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posted by martyb on Wednesday February 14 2018, @05:10AM   Printer-friendly
from the no-boom-zoom dept.

Trump Backs Supersonic NASA Jet That Will Fly From New York to London in Three Hours

A sleek, experimental plane that would quietly crack the speed of sound and transform a trans-Atlantic flight into a three-hour hop received critical backing on Monday under NASA's budget request for the fiscal year that starts October 1, 2018. The document signals the Trump administration would like to prioritize the jet, as well as further research into faster-than-sound airplane technology.

The budget request refers to the Low-Boom Flight-Demonstrator, a plane NASA wants in order to bring back supersonic commercial flights by mitigating their most annoying side effect, the loud sonic boom that accompanies them.

That boom has always been the biggest stumbling block for commercial supersonic flight. It is caused by the sheer number of air particles the nose of the plane pushes aside as it flies. Those molecules form a wave of high pressure, like a boat's wake as NASA describes it, which rolls out like a carpet beneath the airplane.

Also at Space.com.

Related: NASA Quesst Project - Quiet Supersonic Transport
Concorde Without the Cacophony: NASA Thinks It's Cracked Quiet Supersonic Flight
NASA Tests Light, Foldable Plane Wings for Supersonic Flights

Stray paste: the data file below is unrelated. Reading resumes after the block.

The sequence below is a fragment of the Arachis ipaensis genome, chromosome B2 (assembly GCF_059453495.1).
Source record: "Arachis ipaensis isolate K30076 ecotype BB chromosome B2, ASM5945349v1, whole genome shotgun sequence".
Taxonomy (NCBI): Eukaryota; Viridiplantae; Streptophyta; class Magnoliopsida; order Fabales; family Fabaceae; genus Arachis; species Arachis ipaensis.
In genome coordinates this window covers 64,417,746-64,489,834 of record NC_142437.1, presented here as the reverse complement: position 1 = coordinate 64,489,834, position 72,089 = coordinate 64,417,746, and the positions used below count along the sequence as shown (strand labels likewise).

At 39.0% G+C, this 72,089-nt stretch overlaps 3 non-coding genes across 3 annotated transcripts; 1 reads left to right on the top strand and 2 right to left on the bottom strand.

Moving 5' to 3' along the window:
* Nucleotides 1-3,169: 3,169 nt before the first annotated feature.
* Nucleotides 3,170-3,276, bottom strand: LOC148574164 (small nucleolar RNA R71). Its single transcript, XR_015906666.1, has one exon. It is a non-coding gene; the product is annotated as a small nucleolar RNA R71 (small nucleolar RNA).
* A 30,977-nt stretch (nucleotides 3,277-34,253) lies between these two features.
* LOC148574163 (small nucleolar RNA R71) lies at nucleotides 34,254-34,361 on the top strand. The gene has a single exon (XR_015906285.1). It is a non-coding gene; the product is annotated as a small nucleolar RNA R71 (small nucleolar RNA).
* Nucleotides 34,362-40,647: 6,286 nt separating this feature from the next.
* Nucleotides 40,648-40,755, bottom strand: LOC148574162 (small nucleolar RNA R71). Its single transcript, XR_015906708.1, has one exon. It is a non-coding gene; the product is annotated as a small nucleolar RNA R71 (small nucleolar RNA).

NASA Releases 2018 Edition of Spinoff


Original Submission

Related Stories

NASA Quesst Project - Quiet Supersonic Transport 12 comments

The Guardian reports that NASA has begun another project [Javascript required] to design a quieter (low boom) commercial supersonic transport aircraft and has awarded the contract for the preliminary design to a team lead by Lockheed Martin.

Part of the project will be to study what would be acceptable noise levels from such a vehicle, and advances in design mean that the sonic boom associated with traditional supersonic aircraft could be replaced by a less disruptive pair of soft thuds.

A quieter supersonic aircraft would have potentially much larger markets than Concorde, which was effectively limited to going supersonic only over the ocean because of the intensity of its sonic boom.


Original Submission

Concorde Without the Cacophony: NASA Thinks It's Cracked Quiet Supersonic Flight 22 comments

NASA says the preliminary design review of its Quiet Supersonic Transport (QueSST) project suggests it is possible to create a supersonic aircraft that doesn't produce a sonic boom.